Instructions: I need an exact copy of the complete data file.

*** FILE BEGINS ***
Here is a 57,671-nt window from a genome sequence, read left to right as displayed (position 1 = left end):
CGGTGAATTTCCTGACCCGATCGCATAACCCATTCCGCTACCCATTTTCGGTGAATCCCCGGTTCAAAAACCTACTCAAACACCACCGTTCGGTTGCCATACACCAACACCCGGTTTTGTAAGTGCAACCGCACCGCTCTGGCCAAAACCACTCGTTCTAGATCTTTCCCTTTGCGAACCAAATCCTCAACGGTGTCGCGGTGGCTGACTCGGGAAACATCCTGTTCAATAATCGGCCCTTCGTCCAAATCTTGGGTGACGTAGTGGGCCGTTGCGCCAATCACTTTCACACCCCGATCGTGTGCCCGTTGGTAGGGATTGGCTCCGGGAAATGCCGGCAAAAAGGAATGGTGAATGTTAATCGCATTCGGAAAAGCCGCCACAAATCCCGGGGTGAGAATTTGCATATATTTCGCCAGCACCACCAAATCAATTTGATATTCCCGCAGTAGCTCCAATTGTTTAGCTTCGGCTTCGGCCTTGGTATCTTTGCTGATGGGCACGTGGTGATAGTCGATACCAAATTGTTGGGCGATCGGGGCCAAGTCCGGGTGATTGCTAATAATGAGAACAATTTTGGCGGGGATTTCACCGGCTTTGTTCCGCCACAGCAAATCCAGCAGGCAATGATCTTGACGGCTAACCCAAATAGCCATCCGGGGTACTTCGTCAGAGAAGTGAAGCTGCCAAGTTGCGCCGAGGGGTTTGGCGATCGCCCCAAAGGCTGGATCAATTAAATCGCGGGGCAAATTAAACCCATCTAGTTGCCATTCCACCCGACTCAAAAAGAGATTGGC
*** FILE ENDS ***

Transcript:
Here is a 57,671-nt window from a genome sequence, read left to right as displayed (position 1 = left end):
CGGTGAATTTCCTGACCCGATCGCATAACCCATTCCGCTACCCATTTTCGGTGAATCCCCGGTTCAAAAACCTACTCAAACACCACCGTTCGGTTGCCATACACCAACACCCGGTTTTGTAAGTGCAACCGCACCGCTCTGGCCAAAACCACTCGTTCTAGATCTTTCCCTTTGCGAACCAAATCCTCAACGGTGTCGCGGTGGCTGACTCGGGAAACATCCTGTTCAATAATCGGCCCTTCGTCCAAATCTTGGGTGACGTAGTGGGCCGTTGCGCCAATCACTTTCACACCCCGATCGTGTGCCCGTTGGTAGGGATTGGCTCCGGGAAATGCCGGCAAAAAGGAATGGTGAATGTTAATCGCATTCGGAAAAGCCGCCACAAATCCCGGGGTGAGAATTTGCATATATTTCGCCAGCACCACCAAATCAATTTGATATTCCCGCAGTAGCTCCAATTGTTTAGCTTCGGCTTCGGCCTTGGTATCTTTGCTGATGGGCACGTGGTGATAGTCGATACCAAATTGTTGGGCGATCGGGGCCAAGTCCGGGTGATTGCTAATAATGAGAACAATTTTGGCGGGGATTTCACCGGCTTTGTTCCGCCACAGCAAATCCAGCAGGCAATGATCTTGACGGCTAACCCAAATAGCCATCCGGGGTACTTCGTCAGAGAAGTGAAGCTGCCAAGTTGCGCCGAGGGGTTTGGCGATCGCCCCAAAGGCTGGATCAATTAAATCGCGGGGCAAATTAAACCCATCTAGTTGCCATTCCACCCGACTCAAAAAGAGATTGGC